As far as the sudden departure with Kiffin going from telling Vols’ fans that they’re ‘just getting started’ to packing up his office for the Beverly Hillbillies-like journey from Knoxville to Los Angeles—that’s just the nature of the business that is college football. No one really foresaw Pete Carroll finally heading to the NFL and when he did it set off a domino effect in college football that will continue for awhile. Some coach will bolt his gig at a lower profile school to take the job in Knoxville, and so on and so forth.
Historically, Tennessee coaches have served lengthy tenures by college football coaching standards. They’ve only had 21 coaches in the history of the program, and for a school that started playing football in the late 1980’s that’s saying something. The legendary Robert Neyland, now the namesake of the football stadium coached 21 years. The man considered the definitive UT coach of the modern era, Johnny Majors, coached 16 and Phil Fullmer did him one better with 17. It’s a different era now, not only in college sports but pro sports as well. There are more options for high profile football coaches in both college and pro coaching with assistant coaches and coordinators starting to pull down some serious bank in certain situations. Throw in the countless opportunities afforded by the sports media and there’s few coaches in football that couldn’t find another gig more potentially rewarding financially or professionally.
In other words, now more so than ever if you want a coach to hang around you’ve got to hire someone who’s roots in the program run deep. That was the case with both Fullmer and Majors who were both born and raised in Tennessee and played football at UT. The problem is that drastically reduces your pool of potential candidates not only in Knoxville but any program, and eliminates a lot of qualified coaches based on nothing more than linage. Alternately, you can hire a talented coach like Utah did with Urban Meyer or Cincinnati with Brian Kelly and just accept the fact that he’ll upgrade your program while he’s there but will eventually bolt for a higher profile gig.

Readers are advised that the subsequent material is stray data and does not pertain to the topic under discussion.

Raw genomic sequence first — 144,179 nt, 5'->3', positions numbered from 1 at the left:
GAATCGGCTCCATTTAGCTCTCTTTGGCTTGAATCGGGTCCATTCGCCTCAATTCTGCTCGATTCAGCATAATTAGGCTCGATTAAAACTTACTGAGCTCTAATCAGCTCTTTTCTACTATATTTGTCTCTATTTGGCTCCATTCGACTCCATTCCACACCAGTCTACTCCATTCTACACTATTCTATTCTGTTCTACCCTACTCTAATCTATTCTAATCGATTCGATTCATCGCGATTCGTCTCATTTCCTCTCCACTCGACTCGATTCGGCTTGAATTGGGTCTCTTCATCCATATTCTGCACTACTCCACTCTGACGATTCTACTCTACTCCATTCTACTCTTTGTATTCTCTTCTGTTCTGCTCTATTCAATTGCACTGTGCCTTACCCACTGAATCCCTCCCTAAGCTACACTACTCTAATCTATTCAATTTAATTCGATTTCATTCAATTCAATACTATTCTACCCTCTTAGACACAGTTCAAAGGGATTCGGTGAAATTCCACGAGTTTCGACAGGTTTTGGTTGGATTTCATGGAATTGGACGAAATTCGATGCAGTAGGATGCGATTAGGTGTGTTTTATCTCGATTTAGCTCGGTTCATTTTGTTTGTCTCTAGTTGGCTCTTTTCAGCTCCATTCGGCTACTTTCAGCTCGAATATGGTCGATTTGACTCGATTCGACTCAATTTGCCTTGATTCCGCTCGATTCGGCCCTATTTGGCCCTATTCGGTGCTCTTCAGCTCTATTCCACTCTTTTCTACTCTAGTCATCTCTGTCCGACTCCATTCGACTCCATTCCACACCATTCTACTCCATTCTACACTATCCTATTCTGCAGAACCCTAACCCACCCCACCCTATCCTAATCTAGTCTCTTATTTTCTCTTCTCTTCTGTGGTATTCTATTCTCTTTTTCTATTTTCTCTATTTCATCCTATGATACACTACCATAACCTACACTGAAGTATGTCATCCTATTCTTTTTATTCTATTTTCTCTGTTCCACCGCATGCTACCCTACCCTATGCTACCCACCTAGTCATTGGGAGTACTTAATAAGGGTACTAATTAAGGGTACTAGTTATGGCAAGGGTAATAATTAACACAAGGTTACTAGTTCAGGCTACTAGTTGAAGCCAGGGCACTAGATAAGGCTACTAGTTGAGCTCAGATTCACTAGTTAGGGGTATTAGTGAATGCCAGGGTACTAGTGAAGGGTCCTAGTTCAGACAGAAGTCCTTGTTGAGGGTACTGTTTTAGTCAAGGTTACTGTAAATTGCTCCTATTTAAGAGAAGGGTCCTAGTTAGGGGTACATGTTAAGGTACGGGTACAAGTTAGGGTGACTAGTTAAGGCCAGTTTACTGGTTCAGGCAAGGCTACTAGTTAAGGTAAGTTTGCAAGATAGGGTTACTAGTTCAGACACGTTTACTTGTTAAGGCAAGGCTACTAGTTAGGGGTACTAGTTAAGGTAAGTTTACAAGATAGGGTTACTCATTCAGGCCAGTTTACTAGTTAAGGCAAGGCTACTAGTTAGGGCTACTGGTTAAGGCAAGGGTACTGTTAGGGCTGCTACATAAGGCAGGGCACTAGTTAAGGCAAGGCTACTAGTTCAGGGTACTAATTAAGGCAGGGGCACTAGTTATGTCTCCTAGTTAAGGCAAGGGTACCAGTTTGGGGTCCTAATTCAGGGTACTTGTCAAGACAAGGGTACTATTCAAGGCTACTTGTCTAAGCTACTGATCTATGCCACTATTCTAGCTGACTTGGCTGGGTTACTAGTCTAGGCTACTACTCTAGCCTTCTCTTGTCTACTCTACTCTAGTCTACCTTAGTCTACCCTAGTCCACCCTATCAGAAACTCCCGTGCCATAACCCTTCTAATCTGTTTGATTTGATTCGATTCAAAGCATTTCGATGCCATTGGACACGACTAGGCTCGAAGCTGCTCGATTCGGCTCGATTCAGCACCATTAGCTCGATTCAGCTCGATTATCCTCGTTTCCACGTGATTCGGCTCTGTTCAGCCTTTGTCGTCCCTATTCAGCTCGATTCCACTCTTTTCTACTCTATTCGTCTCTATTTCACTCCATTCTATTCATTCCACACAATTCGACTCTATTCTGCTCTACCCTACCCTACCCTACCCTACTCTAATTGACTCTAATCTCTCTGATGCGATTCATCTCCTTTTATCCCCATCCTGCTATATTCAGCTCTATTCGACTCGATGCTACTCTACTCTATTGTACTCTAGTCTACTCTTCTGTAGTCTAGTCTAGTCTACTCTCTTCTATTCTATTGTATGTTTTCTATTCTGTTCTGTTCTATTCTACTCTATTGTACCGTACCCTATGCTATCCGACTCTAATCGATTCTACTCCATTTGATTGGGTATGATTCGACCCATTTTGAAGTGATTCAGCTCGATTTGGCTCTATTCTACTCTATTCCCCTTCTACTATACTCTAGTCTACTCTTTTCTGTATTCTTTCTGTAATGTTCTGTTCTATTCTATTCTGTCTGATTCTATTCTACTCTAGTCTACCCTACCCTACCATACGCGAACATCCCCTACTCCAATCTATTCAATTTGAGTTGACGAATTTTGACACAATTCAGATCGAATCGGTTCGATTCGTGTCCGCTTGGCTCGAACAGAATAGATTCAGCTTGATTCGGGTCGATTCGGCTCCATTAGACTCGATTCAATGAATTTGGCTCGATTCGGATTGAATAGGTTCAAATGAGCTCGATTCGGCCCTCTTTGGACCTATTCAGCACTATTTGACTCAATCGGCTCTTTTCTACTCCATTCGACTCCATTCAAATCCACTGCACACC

All of which brings us back to Knoxville, where as of last night there were burning mattresses, angry mobs, spray painted rocks and numerous rambling YouTube videos calling Kiffin every name in the book. Knoxville police SWAT teams reportedly used tear gas in a few instances, but for most UT students it was an excuse to do some drinking and engage in some harmless mischief. Like MMA fans, it’s obvious that there’s only a small minority of UT fans that are expressing their displeasure in unacceptable ways. But this is how your program is judged. Your coaching search just got more difficult, since most top notch college football coaches aren’t anxious to face an angry mob. Nor is this an environment that is exactly welcoming to blue chip recruiting prospects.
Ultimately, this will almost certainly turn out to be a win/win for both Kiffin and the University of Tennessee. Kiffin can head back west to USC, where he has roots and an excellent coaching staff already coming together including Norm Chow returning as offensive coordinator. And the Tennessee Vols will hopefully now understand that their fanbase places a great emphasis on longevity and hire accordingly.Tweet